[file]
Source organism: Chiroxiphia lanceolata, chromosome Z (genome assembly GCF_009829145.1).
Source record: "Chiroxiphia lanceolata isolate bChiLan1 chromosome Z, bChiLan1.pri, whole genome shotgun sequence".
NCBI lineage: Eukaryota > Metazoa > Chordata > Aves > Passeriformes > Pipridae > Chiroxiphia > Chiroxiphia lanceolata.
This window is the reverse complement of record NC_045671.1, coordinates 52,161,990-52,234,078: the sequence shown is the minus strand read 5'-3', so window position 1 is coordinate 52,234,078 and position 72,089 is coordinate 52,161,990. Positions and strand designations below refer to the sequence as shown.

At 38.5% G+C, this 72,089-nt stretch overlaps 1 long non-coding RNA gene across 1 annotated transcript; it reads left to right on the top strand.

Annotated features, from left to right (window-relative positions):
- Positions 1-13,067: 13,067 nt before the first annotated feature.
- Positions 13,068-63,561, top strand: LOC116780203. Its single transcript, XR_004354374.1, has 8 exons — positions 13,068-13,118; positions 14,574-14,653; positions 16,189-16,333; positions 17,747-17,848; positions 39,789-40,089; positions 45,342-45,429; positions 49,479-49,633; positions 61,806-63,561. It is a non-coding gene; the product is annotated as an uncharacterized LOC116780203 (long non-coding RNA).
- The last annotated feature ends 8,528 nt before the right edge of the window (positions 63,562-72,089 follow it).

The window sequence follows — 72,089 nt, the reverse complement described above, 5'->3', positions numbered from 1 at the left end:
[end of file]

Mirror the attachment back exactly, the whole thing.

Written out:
Source organism: Chiroxiphia lanceolata, chromosome Z (genome assembly GCF_009829145.1).
Source record: "Chiroxiphia lanceolata isolate bChiLan1 chromosome Z, bChiLan1.pri, whole genome shotgun sequence".
NCBI lineage: Eukaryota > Metazoa > Chordata > Aves > Passeriformes > Pipridae > Chiroxiphia > Chiroxiphia lanceolata.
This window is the reverse complement of record NC_045671.1, coordinates 52,161,990-52,234,078: the sequence shown is the minus strand read 5'-3', so window position 1 is coordinate 52,234,078 and position 72,089 is coordinate 52,161,990. Positions and strand designations below refer to the sequence as shown.

At 38.5% G+C, this 72,089-nt stretch overlaps 1 long non-coding RNA gene across 1 annotated transcript; it reads left to right on the top strand.

Annotated features, from left to right (window-relative positions):
- Positions 1-13,067: 13,067 nt before the first annotated feature.
- Positions 13,068-63,561, top strand: LOC116780203. Its single transcript, XR_004354374.1, has 8 exons — positions 13,068-13,118; positions 14,574-14,653; positions 16,189-16,333; positions 17,747-17,848; positions 39,789-40,089; positions 45,342-45,429; positions 49,479-49,633; positions 61,806-63,561. It is a non-coding gene; the product is annotated as an uncharacterized LOC116780203 (long non-coding RNA).
- The last annotated feature ends 8,528 nt before the right edge of the window (positions 63,562-72,089 follow it).

The window sequence follows — 72,089 nt, the reverse complement described above, 5'->3', positions numbered from 1 at the left end: